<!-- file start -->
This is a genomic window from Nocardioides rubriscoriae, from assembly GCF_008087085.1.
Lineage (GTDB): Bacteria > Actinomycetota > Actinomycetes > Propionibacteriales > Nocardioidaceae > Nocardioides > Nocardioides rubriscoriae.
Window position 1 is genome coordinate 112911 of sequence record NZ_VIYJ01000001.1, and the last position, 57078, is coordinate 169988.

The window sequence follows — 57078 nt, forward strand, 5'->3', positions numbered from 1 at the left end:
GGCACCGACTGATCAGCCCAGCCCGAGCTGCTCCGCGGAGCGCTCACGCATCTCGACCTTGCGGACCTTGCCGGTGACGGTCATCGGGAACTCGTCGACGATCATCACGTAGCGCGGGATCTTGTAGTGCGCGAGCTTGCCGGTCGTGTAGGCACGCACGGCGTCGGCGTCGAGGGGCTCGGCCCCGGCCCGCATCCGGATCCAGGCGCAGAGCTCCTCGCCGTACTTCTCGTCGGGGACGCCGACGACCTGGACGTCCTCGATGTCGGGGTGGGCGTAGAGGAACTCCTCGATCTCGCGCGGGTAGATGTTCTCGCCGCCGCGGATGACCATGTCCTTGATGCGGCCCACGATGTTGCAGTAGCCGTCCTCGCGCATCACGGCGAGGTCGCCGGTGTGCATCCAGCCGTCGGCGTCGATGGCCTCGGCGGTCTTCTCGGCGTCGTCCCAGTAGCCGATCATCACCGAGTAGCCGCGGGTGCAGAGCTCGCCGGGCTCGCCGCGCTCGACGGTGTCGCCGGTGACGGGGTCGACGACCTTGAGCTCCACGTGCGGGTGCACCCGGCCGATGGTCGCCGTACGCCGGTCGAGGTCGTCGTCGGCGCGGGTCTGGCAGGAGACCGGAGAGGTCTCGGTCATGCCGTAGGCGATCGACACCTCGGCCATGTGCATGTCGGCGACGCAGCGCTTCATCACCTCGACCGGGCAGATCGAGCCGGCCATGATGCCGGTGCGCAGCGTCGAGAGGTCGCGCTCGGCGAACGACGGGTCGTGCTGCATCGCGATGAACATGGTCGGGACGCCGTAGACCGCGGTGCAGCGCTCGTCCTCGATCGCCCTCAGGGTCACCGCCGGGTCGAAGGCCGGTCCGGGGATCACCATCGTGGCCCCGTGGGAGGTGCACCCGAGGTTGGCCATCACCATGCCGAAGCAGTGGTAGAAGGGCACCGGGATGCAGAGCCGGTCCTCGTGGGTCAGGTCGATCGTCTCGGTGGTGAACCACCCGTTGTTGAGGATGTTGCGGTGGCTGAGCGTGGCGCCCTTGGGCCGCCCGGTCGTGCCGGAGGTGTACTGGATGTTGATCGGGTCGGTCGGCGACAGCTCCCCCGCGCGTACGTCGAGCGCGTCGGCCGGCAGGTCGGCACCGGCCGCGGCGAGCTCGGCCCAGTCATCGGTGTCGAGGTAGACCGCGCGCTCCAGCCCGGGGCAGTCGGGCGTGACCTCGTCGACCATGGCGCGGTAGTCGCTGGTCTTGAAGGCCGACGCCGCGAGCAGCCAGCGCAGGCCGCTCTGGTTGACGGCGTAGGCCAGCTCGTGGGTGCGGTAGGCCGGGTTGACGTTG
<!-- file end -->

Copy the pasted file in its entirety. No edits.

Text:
This is a genomic window from Nocardioides rubriscoriae, from assembly GCF_008087085.1.
Lineage (GTDB): Bacteria > Actinomycetota > Actinomycetes > Propionibacteriales > Nocardioidaceae > Nocardioides > Nocardioides rubriscoriae.
Window position 1 is genome coordinate 112911 of sequence record NZ_VIYJ01000001.1, and the last position, 57078, is coordinate 169988.

The window sequence follows — 57078 nt, forward strand, 5'->3', positions numbered from 1 at the left end:
GGCACCGACTGATCAGCCCAGCCCGAGCTGCTCCGCGGAGCGCTCACGCATCTCGACCTTGCGGACCTTGCCGGTGACGGTCATCGGGAACTCGTCGACGATCATCACGTAGCGCGGGATCTTGTAGTGCGCGAGCTTGCCGGTCGTGTAGGCACGCACGGCGTCGGCGTCGAGGGGCTCGGCCCCGGCCCGCATCCGGATCCAGGCGCAGAGCTCCTCGCCGTACTTCTCGTCGGGGACGCCGACGACCTGGACGTCCTCGATGTCGGGGTGGGCGTAGAGGAACTCCTCGATCTCGCGCGGGTAGATGTTCTCGCCGCCGCGGATGACCATGTCCTTGATGCGGCCCACGATGTTGCAGTAGCCGTCCTCGCGCATCACGGCGAGGTCGCCGGTGTGCATCCAGCCGTCGGCGTCGATGGCCTCGGCGGTCTTCTCGGCGTCGTCCCAGTAGCCGATCATCACCGAGTAGCCGCGGGTGCAGAGCTCGCCGGGCTCGCCGCGCTCGACGGTGTCGCCGGTGACGGGGTCGACGACCTTGAGCTCCACGTGCGGGTGCACCCGGCCGATGGTCGCCGTACGCCGGTCGAGGTCGTCGTCGGCGCGGGTCTGGCAGGAGACCGGAGAGGTCTCGGTCATGCCGTAGGCGATCGACACCTCGGCCATGTGCATGTCGGCGACGCAGCGCTTCATCACCTCGACCGGGCAGATCGAGCCGGCCATGATGCCGGTGCGCAGCGTCGAGAGGTCGCGCTCGGCGAACGACGGGTCGTGCTGCATCGCGATGAACATGGTCGGGACGCCGTAGACCGCGGTGCAGCGCTCGTCCTCGATCGCCCTCAGGGTCACCGCCGGGTCGAAGGCCGGTCCGGGGATCACCATCGTGGCCCCGTGGGAGGTGCACCCGAGGTTGGCCATCACCATGCCGAAGCAGTGGTAGAAGGGCACCGGGATGCAGAGCCGGTCCTCGTGGGTCAGGTCGATCGTCTCGGTGGTGAACCACCCGTTGTTGAGGATGTTGCGGTGGCTGAGCGTGGCGCCCTTGGGCCGCCCGGTCGTGCCGGAGGTGTACTGGATGTTGATCGGGTCGGTCGGCGACAGCTCCCCCGCGCGTACGTCGAGCGCGTCGGCCGGCAGGTCGGCACCGGCCGCGGCGAGCTCGGCCCAGTCATCGGTGTCGAGGTAGACCGCGCGCTCCAGCCCGGGGCAGTCGGGCGTGACCTCGTCGACCATGGCGCGGTAGTCGCTGGTCTTGAAGGCCGACGCCGCGAGCAGCCAGCGCAGGCCGCTCTGGTTGACGGCGTAGGCCAGCTCGTGGGTGCGGTAGGCCGGGTTGACGTTG